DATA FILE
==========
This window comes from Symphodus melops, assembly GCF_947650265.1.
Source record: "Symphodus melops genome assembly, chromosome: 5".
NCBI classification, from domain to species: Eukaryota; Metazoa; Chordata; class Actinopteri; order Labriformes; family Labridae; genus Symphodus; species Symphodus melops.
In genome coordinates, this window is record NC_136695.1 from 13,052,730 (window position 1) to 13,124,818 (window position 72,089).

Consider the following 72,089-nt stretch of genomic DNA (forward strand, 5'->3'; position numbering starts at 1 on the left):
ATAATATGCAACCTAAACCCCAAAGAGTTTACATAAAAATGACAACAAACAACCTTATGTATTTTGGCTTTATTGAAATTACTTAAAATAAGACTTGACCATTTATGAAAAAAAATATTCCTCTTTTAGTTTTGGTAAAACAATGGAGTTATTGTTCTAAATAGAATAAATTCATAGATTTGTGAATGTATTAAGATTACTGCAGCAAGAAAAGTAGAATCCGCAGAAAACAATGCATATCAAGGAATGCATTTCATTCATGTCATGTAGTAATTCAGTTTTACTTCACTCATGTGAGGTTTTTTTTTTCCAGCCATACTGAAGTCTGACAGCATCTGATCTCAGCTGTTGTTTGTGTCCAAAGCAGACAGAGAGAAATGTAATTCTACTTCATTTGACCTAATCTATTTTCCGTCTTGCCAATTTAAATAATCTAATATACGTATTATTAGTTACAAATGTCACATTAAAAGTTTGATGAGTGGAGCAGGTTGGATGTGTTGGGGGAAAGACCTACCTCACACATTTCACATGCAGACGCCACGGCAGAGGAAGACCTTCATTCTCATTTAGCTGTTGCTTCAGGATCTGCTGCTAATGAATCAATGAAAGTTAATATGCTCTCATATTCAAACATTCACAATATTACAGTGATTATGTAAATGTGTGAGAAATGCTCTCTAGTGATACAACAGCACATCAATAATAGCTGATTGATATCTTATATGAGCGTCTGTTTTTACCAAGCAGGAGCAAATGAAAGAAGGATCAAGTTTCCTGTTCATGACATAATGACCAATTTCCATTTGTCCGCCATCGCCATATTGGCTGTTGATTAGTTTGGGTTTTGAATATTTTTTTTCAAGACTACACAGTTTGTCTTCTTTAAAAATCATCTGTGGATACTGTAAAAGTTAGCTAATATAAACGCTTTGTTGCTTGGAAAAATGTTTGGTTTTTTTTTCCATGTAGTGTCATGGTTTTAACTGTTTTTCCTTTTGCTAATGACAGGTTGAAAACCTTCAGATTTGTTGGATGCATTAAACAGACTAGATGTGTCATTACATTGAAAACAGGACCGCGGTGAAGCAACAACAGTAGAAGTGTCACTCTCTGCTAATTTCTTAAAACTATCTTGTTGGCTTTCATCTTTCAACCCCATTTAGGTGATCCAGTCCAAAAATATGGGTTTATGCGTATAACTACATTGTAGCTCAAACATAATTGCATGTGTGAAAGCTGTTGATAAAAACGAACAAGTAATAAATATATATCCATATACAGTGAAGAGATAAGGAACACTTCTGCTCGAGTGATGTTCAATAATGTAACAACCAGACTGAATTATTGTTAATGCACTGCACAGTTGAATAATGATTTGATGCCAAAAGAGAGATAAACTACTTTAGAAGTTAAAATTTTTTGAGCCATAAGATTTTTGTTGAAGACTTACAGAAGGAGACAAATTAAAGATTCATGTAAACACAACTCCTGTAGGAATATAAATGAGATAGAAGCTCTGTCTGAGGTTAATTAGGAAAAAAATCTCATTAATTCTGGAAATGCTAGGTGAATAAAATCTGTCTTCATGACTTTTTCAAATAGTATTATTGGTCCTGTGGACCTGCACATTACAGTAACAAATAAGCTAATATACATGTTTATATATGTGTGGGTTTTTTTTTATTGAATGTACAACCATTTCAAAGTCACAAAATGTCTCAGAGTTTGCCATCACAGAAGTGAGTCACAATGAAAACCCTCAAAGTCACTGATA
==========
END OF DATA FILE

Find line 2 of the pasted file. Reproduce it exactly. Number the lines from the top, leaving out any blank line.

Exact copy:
Source record: "Symphodus melops genome assembly, chromosome: 5".